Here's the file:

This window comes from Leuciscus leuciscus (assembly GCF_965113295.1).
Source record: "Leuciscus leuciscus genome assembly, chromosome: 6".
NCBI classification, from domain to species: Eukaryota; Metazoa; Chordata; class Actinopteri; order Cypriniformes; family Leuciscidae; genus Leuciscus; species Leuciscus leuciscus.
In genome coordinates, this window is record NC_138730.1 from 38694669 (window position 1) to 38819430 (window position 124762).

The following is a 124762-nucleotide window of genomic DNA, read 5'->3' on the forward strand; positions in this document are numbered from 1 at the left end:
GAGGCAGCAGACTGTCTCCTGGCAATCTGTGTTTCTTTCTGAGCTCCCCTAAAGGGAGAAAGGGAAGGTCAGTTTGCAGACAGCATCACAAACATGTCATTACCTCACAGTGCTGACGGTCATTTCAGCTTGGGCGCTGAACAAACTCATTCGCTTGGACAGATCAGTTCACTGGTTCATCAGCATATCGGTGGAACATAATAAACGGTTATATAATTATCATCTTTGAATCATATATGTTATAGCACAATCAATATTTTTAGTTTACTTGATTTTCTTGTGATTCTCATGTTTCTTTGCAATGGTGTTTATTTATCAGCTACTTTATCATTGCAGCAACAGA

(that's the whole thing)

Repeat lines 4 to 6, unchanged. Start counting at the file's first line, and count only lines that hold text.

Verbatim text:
In genome coordinates, this window is record NC_138730.1 from 38694669 (window position 1) to 38819430 (window position 124762).

The following is a 124762-nucleotide window of genomic DNA, read 5'->3' on the forward strand; positions in this document are numbered from 1 at the left end:
GAGGCAGCAGACTGTCTCCTGGCAATCTGTGTTTCTTTCTGAGCTCCCCTAAAGGGAGAAAGGGAAGGTCAGTTTGCAGACAGCATCACAAACATGTCATTACCTCACAGTGCTGACGGTCATTTCAGCTTGGGCGCTGAACAAACTCATTCGCTTGGACAGATCAGTTCACTGGTTCATCAGCATATCGGTGGAACATAATAAACGGTTATATAATTATCATCTTTGAATCATATATGTTATAGCACAATCAATATTTTTAGTTTACTTGATTTTCTTGTGATTCTCATGTTTCTTTGCAATGGTGTTTATTTATCAGCTACTTTATCATTGCAGCAACAGA